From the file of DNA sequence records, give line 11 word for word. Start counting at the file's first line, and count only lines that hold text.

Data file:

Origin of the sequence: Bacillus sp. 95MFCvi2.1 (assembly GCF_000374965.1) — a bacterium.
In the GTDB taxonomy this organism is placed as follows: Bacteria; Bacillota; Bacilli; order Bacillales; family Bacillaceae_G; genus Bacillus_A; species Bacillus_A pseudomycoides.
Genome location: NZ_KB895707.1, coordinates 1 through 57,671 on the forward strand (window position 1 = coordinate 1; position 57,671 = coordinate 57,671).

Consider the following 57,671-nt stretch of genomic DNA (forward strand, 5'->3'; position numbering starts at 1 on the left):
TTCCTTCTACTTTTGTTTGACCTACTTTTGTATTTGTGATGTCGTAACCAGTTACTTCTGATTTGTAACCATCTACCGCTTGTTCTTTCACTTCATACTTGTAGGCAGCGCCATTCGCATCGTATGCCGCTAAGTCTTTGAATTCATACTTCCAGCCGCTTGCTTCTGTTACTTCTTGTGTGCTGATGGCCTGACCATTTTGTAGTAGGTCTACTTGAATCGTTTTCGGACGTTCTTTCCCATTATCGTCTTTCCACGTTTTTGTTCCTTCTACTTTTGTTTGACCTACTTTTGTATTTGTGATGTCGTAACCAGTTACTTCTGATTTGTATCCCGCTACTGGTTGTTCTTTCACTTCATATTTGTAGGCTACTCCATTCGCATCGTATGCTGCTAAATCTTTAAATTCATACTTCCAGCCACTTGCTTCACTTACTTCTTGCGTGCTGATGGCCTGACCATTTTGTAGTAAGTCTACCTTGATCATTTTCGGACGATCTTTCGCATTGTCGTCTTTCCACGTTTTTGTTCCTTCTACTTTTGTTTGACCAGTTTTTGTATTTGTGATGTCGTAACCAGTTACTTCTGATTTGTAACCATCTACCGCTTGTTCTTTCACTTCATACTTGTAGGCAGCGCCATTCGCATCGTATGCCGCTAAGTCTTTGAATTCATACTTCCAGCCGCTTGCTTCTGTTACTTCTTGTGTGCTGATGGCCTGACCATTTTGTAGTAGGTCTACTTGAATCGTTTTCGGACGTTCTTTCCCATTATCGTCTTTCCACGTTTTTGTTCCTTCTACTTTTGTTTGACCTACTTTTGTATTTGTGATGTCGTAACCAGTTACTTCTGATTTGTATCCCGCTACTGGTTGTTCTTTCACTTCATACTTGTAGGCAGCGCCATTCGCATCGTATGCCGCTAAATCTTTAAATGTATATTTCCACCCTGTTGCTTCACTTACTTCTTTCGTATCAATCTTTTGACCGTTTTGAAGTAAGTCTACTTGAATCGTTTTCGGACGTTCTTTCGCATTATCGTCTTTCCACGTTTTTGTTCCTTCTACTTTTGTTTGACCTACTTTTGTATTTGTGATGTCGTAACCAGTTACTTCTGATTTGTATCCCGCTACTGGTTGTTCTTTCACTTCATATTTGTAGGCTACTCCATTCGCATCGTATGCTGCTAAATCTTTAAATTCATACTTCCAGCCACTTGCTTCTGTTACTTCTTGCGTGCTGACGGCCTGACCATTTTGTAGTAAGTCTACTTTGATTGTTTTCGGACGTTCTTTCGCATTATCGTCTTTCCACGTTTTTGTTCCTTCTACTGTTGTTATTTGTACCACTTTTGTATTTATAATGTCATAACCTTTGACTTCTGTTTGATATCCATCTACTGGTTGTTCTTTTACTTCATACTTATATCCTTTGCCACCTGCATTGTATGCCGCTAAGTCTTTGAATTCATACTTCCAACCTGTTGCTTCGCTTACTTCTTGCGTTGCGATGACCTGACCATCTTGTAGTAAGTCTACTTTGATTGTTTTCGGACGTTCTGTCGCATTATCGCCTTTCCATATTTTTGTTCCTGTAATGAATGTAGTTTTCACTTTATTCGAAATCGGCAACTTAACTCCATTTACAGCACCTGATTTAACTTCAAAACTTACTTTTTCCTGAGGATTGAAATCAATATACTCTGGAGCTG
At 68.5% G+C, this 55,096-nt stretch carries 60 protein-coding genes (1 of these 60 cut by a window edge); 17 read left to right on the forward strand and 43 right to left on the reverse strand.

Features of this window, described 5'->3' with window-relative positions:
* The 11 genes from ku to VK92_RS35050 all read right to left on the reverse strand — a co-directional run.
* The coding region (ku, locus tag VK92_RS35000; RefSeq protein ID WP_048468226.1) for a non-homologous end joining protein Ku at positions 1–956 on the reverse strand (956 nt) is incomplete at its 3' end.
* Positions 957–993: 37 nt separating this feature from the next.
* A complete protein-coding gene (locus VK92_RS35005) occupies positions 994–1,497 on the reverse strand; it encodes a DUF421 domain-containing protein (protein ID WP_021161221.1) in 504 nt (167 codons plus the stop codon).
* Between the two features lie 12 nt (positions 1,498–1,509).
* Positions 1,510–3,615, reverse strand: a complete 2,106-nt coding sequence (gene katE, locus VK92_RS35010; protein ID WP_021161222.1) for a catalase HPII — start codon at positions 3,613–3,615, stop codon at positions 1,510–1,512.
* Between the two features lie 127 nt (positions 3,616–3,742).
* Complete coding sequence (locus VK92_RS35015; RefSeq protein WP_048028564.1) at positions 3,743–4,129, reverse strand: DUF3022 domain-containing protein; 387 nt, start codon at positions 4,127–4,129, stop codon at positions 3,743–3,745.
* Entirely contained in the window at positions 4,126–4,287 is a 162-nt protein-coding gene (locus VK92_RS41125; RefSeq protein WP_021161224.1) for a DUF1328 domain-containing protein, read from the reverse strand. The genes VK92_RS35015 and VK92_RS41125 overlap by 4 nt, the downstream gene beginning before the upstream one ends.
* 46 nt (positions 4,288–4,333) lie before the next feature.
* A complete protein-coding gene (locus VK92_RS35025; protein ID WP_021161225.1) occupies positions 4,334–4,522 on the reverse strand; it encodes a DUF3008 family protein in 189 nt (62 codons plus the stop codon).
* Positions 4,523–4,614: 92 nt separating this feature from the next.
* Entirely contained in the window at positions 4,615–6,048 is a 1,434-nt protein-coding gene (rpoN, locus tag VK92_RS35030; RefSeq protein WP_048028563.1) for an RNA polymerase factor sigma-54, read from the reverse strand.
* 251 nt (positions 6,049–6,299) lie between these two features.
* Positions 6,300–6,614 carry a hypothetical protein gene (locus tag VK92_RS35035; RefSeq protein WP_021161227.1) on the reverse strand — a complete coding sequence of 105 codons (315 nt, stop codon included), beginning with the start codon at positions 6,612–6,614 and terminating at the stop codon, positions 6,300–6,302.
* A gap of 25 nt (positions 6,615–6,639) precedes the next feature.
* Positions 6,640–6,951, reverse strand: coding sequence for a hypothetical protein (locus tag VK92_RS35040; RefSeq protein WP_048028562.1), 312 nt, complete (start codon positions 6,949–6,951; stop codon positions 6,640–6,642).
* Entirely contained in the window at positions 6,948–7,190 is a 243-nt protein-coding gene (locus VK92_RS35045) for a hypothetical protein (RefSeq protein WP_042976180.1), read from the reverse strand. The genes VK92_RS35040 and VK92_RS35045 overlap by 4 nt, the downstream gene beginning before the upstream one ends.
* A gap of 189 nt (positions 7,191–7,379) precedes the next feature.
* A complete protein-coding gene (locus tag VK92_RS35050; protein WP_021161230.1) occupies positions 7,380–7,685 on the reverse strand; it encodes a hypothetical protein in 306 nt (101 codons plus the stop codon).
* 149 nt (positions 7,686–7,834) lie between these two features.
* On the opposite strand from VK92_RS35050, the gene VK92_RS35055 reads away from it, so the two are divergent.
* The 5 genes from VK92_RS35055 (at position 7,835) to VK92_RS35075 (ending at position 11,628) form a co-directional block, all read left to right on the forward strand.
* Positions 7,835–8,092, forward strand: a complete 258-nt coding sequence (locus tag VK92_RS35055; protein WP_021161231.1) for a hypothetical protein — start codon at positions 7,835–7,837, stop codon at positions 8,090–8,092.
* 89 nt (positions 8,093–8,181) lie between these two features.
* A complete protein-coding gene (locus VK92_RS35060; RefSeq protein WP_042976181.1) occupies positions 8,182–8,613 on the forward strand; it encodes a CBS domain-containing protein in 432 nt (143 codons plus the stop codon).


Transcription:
* A complete protein-coding gene (locus VK92_RS35005) occupies positions 994–1,497 on the reverse strand; it encodes a DUF421 domain-containing protein (protein ID WP_021161221.1) in 504 nt (167 codons plus the stop codon).